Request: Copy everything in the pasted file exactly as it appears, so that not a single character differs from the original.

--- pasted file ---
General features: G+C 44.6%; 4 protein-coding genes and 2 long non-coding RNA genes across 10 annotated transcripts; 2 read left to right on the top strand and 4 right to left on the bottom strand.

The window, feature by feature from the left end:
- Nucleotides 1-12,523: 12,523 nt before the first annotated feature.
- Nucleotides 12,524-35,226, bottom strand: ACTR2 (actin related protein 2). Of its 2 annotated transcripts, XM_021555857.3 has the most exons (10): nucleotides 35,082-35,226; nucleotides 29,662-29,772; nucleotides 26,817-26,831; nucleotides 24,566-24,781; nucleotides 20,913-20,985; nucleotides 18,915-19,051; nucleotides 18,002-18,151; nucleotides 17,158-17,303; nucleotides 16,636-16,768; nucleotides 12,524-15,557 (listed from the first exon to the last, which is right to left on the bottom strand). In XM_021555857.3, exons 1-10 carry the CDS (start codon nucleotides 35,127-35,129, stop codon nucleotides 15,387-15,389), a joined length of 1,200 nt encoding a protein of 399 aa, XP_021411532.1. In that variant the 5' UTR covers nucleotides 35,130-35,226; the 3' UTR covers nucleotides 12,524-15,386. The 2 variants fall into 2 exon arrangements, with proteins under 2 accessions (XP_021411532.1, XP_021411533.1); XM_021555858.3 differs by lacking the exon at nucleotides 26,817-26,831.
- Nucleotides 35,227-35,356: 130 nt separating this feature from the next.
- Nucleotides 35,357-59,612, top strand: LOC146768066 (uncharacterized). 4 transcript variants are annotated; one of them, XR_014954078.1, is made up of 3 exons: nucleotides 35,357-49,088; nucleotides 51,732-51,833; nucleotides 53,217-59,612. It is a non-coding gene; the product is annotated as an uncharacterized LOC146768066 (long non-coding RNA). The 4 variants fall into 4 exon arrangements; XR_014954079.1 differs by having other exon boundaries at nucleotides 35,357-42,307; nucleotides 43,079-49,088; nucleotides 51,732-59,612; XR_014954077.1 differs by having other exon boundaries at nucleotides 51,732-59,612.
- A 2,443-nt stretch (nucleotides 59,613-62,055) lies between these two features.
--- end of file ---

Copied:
General features: G+C 44.6%; 4 protein-coding genes and 2 long non-coding RNA genes across 10 annotated transcripts; 2 read left to right on the top strand and 4 right to left on the bottom strand.

The window, feature by feature from the left end:
- Nucleotides 1-12,523: 12,523 nt before the first annotated feature.
- Nucleotides 12,524-35,226, bottom strand: ACTR2 (actin related protein 2). Of its 2 annotated transcripts, XM_021555857.3 has the most exons (10): nucleotides 35,082-35,226; nucleotides 29,662-29,772; nucleotides 26,817-26,831; nucleotides 24,566-24,781; nucleotides 20,913-20,985; nucleotides 18,915-19,051; nucleotides 18,002-18,151; nucleotides 17,158-17,303; nucleotides 16,636-16,768; nucleotides 12,524-15,557 (listed from the first exon to the last, which is right to left on the bottom strand). In XM_021555857.3, exons 1-10 carry the CDS (start codon nucleotides 35,127-35,129, stop codon nucleotides 15,387-15,389), a joined length of 1,200 nt encoding a protein of 399 aa, XP_021411532.1. In that variant the 5' UTR covers nucleotides 35,130-35,226; the 3' UTR covers nucleotides 12,524-15,386. The 2 variants fall into 2 exon arrangements, with proteins under 2 accessions (XP_021411532.1, XP_021411533.1); XM_021555858.3 differs by lacking the exon at nucleotides 26,817-26,831.
- Nucleotides 35,227-35,356: 130 nt separating this feature from the next.
- Nucleotides 35,357-59,612, top strand: LOC146768066 (uncharacterized). 4 transcript variants are annotated; one of them, XR_014954078.1, is made up of 3 exons: nucleotides 35,357-49,088; nucleotides 51,732-51,833; nucleotides 53,217-59,612. It is a non-coding gene; the product is annotated as an uncharacterized LOC146768066 (long non-coding RNA). The 4 variants fall into 4 exon arrangements; XR_014954079.1 differs by having other exon boundaries at nucleotides 35,357-42,307; nucleotides 43,079-49,088; nucleotides 51,732-59,612; XR_014954077.1 differs by having other exon boundaries at nucleotides 51,732-59,612.
- A 2,443-nt stretch (nucleotides 59,613-62,055) lies between these two features.